# Calculus III: Find a line perdendicular to XY-plane?

1. Nov 13, 2012

### whig4life

The problem statement, all variables and given/known data[/b]
"Find an equation for the line through the point P = (1, 0, −3) and perpendicular
to the xy-plane,"

obviously this includes vector <0, 0, 1>

I am in Calc III and need help understanding how to do this TYPE of problem. Please include step-by-step instructions and any concepts used. Thank you.

2. Nov 13, 2012

### SteamKing

Staff Emeritus
Why don't you try drawing a sketch? If a line is perpendicular to the x-y plane, how do the values of x and y change when the z-coordinate varies?

3. Nov 13, 2012

### haruspex

It does? Did you mean <1, 0, 0>?
More generally, what can you say about the values of x and y on that line?
I assume it's a vector equation you're after?

4. Nov 13, 2012

### whig4life

Yes it's a vector equation I am after.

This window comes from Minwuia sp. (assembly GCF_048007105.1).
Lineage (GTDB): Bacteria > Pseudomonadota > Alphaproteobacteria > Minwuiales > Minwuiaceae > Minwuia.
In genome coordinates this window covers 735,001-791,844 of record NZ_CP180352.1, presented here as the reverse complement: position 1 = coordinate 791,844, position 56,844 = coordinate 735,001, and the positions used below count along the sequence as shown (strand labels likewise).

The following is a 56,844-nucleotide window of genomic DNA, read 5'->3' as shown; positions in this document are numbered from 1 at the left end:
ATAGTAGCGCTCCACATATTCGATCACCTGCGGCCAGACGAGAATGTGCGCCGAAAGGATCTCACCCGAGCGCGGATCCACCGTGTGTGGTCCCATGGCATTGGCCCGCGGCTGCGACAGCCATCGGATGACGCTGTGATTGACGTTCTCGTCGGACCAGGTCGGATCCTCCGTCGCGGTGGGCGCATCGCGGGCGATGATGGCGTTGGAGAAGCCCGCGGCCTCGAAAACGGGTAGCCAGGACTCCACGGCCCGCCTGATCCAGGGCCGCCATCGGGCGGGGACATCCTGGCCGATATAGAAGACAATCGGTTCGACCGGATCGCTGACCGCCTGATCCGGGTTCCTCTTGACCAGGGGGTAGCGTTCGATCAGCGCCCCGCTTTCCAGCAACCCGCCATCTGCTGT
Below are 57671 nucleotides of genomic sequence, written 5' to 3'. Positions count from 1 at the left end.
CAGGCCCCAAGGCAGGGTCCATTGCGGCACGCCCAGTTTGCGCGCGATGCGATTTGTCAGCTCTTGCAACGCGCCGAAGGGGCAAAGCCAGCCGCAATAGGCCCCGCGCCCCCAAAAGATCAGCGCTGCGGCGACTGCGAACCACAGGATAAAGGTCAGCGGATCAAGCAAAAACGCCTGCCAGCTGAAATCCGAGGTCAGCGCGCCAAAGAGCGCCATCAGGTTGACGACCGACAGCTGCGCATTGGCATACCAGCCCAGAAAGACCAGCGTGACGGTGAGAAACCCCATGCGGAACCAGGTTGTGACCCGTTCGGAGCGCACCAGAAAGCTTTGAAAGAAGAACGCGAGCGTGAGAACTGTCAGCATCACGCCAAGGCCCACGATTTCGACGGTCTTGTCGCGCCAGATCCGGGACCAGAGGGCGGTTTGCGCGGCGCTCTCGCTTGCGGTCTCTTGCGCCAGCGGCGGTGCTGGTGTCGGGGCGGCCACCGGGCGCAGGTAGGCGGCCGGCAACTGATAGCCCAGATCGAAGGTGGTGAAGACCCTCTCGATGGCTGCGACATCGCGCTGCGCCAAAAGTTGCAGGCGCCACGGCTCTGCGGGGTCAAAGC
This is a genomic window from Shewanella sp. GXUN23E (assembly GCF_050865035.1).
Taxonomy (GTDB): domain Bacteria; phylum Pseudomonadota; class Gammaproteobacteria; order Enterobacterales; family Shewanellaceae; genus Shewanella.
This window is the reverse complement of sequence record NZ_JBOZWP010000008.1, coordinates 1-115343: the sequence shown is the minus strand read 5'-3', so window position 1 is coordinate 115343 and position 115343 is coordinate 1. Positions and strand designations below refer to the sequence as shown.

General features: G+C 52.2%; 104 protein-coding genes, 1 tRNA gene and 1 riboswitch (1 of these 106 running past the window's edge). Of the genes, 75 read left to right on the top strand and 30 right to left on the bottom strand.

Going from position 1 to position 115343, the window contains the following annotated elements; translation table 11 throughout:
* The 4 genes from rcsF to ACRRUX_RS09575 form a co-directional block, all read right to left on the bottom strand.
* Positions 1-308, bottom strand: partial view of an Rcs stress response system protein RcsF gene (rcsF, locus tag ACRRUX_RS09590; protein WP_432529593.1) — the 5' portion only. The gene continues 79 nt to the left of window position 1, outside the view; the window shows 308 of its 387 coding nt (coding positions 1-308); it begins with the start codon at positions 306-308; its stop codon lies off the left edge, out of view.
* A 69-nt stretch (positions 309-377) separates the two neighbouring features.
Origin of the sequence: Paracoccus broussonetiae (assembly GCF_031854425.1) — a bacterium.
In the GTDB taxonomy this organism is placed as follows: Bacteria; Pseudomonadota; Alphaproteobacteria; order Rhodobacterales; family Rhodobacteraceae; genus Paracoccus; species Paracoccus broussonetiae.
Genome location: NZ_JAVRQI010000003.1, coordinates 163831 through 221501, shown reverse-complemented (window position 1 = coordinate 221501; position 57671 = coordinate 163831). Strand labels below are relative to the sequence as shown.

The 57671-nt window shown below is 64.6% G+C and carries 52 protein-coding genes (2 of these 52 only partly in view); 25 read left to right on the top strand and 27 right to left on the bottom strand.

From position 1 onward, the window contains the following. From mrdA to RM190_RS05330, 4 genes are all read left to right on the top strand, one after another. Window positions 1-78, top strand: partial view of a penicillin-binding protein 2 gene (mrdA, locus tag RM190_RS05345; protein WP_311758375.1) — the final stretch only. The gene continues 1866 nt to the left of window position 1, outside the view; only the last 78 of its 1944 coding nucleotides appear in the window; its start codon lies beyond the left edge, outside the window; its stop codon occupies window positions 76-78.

my thought is: r = r0 + tv meaning r=<1,0,-3> + t<0,0,1>

I just don't know if I'm right. Need clarification

5. Nov 13, 2012

### haruspex

Sure, or just r=<1,0,t-3>. But that's a parametric equation, which might not be what's wanted. Another form might be r x a = b, for some constant vectors a and b.

6. Nov 13, 2012

### whig4life

Still highly confused.

7. Nov 13, 2012

### haruspex

Can you find constant vectors a and b such that the equation r x a = b implies r is of the form <1,0,*>?

8. Nov 13, 2012

### LCKurtz

Yes, that's exactly right. <1,0,-3> is a position vector to the point and <0,0,1> is a correct direction vector.

Last edited: Nov 13, 2012